West urged to spur its aid-and-trade effort for third world
Washington — At a time of worldwide recession and high inflation, the Western industrial powers have a greater obligation than ever to ensure the well-being of poorer developing nations.
That means not only ensuring proper levels of foreign aid and development capital through private banking channels, but also curbing protectionist laws that would inhibit the growth of world trade.
That is one of the main conclusions of the new report of the Washington-based Overseas Development Council (ODC), a nonprofit organization concerned with the role of the United States in relation to economic and social problems in developing nations. The report, "The US and World Development: Agenda 1980," is published each year. It has come to be regarded by those interested in foreign aid and economic development here as one of the most important regular examinations of the well-being of third-world nations and of the status of foreign assistance and international trade and finance carried on with the poorer countries.
This year the report joins two other significant international reports in stressing the need for a more urgent reform of the international economic system as well as urging more direct steps by national governments to help overcome the worst aspects of world poverty and deprivation. There are the report of the US Presidential Commission on World Hunger and the so-called Brandt Report of the independent Commission on International dedevelopment Issues.
Coming out this year, in a period of severe economic challenge, all three reports stress the interdependence of the industrial nations and the third world.
For its part, the Overseas Development Council report finds the US to have a record of "missed opportunities" in reshaping relations with the third world during the past three years of the Carter administration.
The report does not place all the blame on the administration, also faulting Congress and a somewhat indifferent public. The administration is credited with concluding the new Panama Canal treaties, for its much- touted human rights policy, for its efforts to reach a Mideast peace accord, and for its refugee resettlement programs for Southeast Asia.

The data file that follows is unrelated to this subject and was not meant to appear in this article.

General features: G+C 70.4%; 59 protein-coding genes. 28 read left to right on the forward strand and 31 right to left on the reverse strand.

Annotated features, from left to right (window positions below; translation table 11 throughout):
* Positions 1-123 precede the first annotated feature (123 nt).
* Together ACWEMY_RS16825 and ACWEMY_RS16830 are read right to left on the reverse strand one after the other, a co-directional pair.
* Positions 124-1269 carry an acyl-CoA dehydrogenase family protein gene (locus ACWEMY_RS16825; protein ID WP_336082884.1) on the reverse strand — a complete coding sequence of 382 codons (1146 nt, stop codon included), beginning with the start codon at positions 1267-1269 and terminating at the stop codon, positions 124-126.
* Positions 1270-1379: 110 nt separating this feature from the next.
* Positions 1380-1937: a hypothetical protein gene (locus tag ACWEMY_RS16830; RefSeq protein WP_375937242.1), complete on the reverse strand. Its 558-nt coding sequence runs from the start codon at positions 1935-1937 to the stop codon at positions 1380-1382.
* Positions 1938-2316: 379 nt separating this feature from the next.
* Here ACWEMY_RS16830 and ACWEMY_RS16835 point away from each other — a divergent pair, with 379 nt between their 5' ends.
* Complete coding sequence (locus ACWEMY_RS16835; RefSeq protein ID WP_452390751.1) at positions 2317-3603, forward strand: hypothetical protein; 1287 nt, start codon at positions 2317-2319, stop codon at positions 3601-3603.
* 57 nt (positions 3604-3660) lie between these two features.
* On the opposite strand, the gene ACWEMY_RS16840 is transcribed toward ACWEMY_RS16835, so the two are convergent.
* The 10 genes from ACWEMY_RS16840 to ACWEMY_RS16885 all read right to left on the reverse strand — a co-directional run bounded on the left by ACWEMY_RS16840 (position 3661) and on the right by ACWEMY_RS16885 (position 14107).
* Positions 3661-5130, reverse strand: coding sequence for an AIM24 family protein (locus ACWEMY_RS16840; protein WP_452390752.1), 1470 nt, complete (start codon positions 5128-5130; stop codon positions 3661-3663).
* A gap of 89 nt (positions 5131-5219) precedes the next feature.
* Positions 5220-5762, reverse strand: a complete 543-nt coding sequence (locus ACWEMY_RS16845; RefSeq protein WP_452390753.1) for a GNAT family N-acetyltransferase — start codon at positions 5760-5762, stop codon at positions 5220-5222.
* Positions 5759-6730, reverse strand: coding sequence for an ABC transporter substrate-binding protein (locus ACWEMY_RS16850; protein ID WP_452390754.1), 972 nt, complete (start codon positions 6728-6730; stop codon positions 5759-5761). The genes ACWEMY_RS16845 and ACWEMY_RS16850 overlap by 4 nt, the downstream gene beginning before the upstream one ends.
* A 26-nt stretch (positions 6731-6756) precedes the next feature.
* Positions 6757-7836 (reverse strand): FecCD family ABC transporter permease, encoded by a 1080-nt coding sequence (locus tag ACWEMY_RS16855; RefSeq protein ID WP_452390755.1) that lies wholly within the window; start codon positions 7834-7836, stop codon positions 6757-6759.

But on larger issues affecting the US and third world nations, the report charges that "the record of the US has been one of missed opportunities to set North-South relations on a new course."
As noted in the introduction to Agenda: 1980 by the Rev. Theodore M. Hesburgh , chairman of the ODC, "The growth and progress of the poor countries are essential to our own well-being."
The reasons are not hard to find, private and government economists here say. In 1978 alone, the last year for which complete trade figures are available, 38 percent of total US exports went to developing nations. Significantly, of that amount, the lion's share -- 26 percent of US exports -- went to non-OPEC nations.
Throughout the 1970s, in fact, US exports to the third world grew at an average rate of 18 percent, compared with a 15 percent average growth for exports to Western industrial nations.
Although the conclusions of Adenda: 1980 are not startling in the sense of being new, if carried out they would most certainly constitute a historic turning point for the US in its relations with the third world.
But full implementation, analysts note, is nearly impossible, given the current US presidential election. Moreover, no matter who is elected president there will likely be a period of uncertainty and transition about legislative priorities for the first months of 1981.
The ODC report asks the US to "share power more readily with other countries" in international organizations. It calls upon Americans to accept "the need to transfer more real resources [financial and political] to speed up growth and to meet immediate human needs in the third world."
Among other matters, Agenda: 1980 calls for imporving the world's monetary system, sustaining world trade growth, improving world food stocks by in part establishing a global grain reserve, creating an international agreement on oil, and meeting existing development assistance and emergency relief commitments, while working toward boosting the total US foreign aid contributions.
The industrial nations are also asked to pledge increased future development support and "lay the groundwork for longer-range cooperation on issues of world development."
The ODC, as part of its annual agenda-reports, now issues what it calls a "quality of lfie" index. The index seeks to quantify the "physical quantity of life" based on life expectancy, infant mortality, and literacy. It is measured on a scale of 0 to 100.
This year, for example, Japan comes in at the top of the roster, with a score of 97; the US has a score of 95.